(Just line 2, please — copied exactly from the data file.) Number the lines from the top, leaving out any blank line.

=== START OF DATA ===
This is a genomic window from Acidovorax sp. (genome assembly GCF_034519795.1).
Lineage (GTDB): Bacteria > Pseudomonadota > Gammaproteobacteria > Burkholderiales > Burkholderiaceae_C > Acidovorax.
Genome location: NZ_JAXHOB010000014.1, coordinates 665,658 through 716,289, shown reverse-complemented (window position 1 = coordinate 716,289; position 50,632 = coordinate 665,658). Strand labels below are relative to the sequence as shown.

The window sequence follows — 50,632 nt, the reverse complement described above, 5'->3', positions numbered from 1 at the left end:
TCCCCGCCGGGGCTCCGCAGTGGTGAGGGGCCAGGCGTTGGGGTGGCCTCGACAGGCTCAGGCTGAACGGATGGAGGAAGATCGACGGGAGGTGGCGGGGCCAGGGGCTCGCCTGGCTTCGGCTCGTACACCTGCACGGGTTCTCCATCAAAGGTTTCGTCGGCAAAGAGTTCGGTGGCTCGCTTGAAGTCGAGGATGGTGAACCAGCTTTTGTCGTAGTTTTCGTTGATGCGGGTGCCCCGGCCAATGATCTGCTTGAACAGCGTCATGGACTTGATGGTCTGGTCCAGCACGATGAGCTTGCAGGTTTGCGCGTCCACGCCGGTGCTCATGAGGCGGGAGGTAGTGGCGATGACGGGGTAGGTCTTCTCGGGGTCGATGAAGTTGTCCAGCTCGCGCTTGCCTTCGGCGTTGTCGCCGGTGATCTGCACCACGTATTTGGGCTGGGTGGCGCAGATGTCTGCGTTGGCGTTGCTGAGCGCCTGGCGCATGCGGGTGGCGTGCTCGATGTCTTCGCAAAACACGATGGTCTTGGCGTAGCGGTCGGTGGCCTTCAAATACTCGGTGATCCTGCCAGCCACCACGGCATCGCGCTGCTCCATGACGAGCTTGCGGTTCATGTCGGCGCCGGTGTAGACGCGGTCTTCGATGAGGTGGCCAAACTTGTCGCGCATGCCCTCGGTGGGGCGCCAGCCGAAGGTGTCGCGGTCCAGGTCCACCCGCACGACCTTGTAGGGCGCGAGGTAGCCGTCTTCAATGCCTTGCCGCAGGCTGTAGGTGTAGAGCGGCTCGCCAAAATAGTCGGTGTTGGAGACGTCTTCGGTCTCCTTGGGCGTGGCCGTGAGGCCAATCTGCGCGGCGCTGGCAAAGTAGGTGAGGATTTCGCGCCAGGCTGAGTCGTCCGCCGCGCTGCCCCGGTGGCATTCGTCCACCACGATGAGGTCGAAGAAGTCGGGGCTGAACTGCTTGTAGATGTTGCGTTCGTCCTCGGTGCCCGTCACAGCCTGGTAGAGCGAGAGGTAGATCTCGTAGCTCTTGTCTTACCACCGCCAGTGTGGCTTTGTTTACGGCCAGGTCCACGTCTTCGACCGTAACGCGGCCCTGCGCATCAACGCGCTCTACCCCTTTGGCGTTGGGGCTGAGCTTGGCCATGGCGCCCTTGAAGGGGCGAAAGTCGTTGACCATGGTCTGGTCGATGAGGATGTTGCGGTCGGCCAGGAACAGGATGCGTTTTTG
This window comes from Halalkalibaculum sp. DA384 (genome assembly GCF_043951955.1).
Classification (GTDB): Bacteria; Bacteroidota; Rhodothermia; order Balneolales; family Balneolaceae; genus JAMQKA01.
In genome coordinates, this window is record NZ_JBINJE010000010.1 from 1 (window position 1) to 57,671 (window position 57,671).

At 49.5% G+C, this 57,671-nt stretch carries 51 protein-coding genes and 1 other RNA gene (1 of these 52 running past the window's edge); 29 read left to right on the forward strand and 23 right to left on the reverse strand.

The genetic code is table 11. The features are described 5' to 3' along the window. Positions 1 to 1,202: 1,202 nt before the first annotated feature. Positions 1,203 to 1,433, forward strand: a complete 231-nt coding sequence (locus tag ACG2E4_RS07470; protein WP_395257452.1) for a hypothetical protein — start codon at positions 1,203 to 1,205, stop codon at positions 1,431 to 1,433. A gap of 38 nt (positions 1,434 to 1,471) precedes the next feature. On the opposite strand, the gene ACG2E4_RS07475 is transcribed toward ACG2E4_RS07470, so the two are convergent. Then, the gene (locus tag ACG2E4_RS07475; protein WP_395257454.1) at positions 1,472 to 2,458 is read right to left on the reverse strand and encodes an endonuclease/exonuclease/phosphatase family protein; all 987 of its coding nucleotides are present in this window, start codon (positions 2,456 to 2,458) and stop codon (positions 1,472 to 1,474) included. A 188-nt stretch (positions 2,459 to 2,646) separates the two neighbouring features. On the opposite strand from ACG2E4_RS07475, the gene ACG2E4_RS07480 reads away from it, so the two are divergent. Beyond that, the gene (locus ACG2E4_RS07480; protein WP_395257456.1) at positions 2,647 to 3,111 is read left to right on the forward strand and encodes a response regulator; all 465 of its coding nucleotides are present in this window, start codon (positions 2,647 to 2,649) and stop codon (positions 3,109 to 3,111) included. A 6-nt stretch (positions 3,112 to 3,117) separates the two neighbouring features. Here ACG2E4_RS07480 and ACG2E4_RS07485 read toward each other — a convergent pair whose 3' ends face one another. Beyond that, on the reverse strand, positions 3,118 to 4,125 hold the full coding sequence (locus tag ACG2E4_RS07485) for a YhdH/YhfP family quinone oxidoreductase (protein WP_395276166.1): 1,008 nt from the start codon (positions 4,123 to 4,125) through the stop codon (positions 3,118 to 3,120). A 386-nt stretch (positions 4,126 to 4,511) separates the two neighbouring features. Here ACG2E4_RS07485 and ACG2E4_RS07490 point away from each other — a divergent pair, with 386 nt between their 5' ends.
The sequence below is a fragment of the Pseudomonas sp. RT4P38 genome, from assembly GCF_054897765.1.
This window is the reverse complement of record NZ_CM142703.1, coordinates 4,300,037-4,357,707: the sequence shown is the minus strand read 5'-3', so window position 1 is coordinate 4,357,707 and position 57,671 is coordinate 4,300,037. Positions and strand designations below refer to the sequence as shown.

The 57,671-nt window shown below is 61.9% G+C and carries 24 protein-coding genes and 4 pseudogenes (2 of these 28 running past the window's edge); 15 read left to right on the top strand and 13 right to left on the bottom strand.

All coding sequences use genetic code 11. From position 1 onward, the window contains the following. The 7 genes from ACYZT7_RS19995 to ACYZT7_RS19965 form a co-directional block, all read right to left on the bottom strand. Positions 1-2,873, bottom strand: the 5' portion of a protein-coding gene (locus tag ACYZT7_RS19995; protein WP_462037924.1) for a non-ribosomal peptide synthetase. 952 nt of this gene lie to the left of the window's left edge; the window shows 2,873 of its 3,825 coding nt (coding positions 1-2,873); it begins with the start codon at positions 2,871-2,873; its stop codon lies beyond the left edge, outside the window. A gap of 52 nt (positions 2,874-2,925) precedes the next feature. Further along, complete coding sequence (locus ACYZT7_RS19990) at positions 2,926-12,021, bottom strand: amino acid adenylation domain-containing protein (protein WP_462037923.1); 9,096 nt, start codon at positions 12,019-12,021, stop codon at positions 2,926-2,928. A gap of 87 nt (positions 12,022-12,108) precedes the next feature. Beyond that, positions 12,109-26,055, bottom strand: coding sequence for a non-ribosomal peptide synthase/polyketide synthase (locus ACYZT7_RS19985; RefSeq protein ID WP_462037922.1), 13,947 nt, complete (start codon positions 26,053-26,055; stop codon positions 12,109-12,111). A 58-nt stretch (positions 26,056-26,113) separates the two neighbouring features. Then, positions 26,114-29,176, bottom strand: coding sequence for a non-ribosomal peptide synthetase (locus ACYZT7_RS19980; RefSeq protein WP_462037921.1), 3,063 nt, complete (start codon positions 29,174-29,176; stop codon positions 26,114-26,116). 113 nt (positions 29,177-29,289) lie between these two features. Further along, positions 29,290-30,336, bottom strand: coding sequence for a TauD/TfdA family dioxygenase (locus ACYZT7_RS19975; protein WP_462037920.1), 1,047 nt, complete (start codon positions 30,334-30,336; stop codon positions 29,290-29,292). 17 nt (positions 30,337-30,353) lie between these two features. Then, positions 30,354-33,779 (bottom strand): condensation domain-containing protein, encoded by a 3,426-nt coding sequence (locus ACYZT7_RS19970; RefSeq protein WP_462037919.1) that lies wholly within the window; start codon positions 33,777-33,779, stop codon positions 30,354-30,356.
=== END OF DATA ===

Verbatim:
Lineage (GTDB): Bacteria > Pseudomonadota > Gammaproteobacteria > Burkholderiales > Burkholderiaceae_C > Acidovorax.